Solution:

Annuities
An Annuity is a cash flow stream which adheres to a specific pattern.
Namely, an Annuity is a cash flow stream in which the cash flows are level (i.e.,
all of the cash flows are equal) and the cash flows occur at a regular
interval. The annuity cash flows are called annuity payments or simply payments.
Thus, the following cash flow stream is an annuity.
Figure 1


While, the following cash flow stream is not an annuity because the
payments do not occur at a regular interval.
Figure 2


When a cash flow stream is of the form given in Figure 1, i.e.,
an annuity, the process of finding the Present Value or Future Value of the cash flow stream is greatly
simplified.
Present Value of an Annuity
The Present Value of an Annuity is equal to the sum of the present values
of the annuity payments. This can be found in one step through the use of the
following equation:
where
 PVA = The Present Value of the Annuity
 PMT = The Annuity Payment
 r = The Interest or Discount Rate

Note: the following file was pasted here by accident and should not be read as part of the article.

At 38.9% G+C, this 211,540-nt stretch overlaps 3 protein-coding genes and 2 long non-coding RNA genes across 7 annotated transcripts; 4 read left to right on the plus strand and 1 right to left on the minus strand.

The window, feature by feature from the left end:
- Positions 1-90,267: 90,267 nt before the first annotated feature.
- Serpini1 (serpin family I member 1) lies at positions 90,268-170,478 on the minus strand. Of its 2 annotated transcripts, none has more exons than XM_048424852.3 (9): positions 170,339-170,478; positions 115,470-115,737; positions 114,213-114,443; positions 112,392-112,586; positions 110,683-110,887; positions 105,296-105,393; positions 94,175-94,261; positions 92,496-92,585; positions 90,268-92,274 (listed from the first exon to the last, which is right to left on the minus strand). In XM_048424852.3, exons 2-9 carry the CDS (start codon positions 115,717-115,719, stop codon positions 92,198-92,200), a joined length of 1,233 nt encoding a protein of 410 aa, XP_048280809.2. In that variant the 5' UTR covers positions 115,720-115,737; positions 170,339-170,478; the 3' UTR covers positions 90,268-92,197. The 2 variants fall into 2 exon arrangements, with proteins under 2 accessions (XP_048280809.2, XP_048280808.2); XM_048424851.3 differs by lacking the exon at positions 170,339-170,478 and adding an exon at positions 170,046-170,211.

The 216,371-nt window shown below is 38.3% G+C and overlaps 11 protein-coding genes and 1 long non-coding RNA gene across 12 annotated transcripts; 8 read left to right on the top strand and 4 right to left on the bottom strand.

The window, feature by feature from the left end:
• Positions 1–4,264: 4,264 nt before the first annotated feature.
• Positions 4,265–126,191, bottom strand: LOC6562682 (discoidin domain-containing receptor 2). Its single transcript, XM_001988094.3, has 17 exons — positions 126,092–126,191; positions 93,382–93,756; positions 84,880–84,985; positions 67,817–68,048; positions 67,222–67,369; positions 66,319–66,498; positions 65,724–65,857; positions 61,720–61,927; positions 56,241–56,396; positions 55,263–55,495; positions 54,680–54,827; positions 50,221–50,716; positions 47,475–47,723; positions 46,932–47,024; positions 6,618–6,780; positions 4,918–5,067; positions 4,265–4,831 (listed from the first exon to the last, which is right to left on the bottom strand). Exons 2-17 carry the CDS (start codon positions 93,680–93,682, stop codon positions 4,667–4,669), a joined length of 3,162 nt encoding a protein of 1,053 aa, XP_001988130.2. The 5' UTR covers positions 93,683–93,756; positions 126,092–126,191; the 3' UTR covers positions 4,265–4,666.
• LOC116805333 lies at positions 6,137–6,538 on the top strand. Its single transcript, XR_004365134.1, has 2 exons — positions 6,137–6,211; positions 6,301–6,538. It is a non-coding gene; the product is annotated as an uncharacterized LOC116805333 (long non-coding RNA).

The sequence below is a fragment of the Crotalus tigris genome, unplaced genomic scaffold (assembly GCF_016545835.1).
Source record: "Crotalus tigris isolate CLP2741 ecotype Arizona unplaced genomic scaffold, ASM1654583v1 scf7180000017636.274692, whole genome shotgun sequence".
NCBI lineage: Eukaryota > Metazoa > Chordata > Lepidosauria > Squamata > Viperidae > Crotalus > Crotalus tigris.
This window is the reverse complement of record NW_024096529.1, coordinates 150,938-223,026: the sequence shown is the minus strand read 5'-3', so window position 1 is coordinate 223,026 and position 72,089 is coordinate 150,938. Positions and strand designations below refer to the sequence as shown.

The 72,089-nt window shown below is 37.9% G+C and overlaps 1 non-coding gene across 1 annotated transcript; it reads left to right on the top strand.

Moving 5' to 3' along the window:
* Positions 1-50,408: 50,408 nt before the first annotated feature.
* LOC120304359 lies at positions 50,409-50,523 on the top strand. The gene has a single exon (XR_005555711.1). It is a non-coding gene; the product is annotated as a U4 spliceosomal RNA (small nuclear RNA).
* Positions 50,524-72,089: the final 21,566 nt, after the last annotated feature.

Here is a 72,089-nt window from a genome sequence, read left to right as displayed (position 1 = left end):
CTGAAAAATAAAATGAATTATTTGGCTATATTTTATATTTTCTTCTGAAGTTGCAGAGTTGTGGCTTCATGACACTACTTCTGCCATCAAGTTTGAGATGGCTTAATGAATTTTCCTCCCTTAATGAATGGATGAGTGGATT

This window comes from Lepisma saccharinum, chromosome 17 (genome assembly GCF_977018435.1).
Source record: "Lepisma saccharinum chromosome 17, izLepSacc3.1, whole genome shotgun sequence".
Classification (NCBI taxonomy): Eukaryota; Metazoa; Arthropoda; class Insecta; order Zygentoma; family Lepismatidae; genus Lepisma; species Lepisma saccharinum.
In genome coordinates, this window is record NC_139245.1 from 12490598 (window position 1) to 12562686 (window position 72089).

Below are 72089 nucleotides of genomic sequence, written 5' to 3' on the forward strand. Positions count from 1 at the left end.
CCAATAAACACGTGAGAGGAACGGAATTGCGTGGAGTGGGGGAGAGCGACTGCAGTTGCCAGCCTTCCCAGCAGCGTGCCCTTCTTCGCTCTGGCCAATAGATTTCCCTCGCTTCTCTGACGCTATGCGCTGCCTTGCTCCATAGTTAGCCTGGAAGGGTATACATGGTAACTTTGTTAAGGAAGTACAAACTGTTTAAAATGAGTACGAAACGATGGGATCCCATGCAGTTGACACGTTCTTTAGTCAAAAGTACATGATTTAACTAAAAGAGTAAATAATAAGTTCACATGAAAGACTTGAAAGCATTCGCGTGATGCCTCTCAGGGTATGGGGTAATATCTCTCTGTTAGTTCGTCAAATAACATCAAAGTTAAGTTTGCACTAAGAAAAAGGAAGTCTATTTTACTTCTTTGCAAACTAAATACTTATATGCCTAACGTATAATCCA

t = The Number of Years (also the Number of Annuity Payments)
Consider the annuity of Shs100 per year for five years given in Figure
1. If the discount rate is equal to 10%, then the Present Value of the
Annuity can be found as follows:
Present Value of the Annuity


Other Compounding Periods
In the real world, interest rates are often compounded more often than
once per year. By convention, interest rates are quoted on an annual basis. An
interest rate, quoted on an annual basis, which is compounded more often than
once per year is called a nominal rate, stated rate, quoted rate, or annual
percentage rate (APR). For example, mortgages typically require monthly
payments and, therefore, the interest rates quoted on mortgages are compounded
monthly. Thus, the nominal interest rate on a mortgage might be 12% compounded
monthly. However, the relevant rate for valuations is the periodic rate. The